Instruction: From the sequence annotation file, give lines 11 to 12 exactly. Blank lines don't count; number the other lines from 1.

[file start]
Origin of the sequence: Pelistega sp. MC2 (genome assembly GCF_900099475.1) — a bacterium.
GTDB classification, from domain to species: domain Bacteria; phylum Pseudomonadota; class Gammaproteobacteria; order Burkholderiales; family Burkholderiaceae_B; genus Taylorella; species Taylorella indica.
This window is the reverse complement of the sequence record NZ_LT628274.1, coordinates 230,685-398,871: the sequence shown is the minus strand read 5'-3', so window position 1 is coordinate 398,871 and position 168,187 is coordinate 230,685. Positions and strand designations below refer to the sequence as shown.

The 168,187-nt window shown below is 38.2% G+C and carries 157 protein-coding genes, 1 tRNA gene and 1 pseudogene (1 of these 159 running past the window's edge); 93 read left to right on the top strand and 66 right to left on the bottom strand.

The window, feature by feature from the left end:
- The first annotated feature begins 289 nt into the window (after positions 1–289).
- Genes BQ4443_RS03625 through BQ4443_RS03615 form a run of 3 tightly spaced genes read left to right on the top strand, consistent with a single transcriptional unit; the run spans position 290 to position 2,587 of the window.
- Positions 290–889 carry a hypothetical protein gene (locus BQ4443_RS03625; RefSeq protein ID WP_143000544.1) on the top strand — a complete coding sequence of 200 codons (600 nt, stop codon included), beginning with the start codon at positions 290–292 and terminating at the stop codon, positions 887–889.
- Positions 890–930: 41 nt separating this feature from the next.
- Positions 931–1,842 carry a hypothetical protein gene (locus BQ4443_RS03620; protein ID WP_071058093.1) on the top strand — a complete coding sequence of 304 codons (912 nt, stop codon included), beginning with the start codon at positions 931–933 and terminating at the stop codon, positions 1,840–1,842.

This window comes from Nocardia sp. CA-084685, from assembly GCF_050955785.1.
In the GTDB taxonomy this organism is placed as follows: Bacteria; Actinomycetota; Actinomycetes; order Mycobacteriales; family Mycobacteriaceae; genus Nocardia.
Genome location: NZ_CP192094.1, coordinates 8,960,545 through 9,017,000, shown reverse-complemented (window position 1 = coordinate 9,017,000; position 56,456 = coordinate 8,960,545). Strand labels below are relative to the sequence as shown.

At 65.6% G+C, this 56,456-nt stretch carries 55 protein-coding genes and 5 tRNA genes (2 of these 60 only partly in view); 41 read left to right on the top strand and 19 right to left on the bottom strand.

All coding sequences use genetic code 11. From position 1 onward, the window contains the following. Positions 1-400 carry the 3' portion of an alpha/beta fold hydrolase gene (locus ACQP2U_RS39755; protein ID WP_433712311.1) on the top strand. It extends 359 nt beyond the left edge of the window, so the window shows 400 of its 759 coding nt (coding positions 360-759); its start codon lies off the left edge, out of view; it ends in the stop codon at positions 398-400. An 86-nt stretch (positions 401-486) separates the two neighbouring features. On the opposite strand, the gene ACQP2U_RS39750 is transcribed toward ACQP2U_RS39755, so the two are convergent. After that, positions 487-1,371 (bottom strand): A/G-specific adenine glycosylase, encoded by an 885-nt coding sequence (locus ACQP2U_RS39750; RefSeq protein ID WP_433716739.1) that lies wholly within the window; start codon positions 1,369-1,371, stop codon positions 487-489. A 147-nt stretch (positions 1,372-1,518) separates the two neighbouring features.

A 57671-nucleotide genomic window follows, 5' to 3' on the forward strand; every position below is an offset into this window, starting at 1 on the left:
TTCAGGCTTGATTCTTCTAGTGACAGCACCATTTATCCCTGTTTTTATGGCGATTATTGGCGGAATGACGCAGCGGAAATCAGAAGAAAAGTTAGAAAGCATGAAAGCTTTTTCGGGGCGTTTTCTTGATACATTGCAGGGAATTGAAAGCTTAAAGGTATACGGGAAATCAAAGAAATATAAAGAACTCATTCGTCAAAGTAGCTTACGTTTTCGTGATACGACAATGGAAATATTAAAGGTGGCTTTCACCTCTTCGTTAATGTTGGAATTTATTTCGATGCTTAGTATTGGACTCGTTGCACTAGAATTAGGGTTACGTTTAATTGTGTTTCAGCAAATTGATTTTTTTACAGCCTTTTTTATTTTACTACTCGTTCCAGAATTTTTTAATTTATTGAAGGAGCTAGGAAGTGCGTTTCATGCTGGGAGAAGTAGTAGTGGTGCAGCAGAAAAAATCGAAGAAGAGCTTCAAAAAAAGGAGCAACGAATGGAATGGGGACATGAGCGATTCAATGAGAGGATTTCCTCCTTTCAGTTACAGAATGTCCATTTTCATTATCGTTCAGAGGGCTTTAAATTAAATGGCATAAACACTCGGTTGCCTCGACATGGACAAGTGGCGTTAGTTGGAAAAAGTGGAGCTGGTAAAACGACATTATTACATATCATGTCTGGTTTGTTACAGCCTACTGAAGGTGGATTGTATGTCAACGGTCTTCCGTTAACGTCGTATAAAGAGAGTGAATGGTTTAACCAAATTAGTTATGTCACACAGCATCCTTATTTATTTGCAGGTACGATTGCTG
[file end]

This window comes from Nocardia sp. CA-084685, from assembly GCF_050955785.1.
In the GTDB taxonomy this organism is placed as follows: Bacteria; Actinomycetota; Actinomycetes; order Mycobacteriales; family Mycobacteriaceae; genus Nocardia.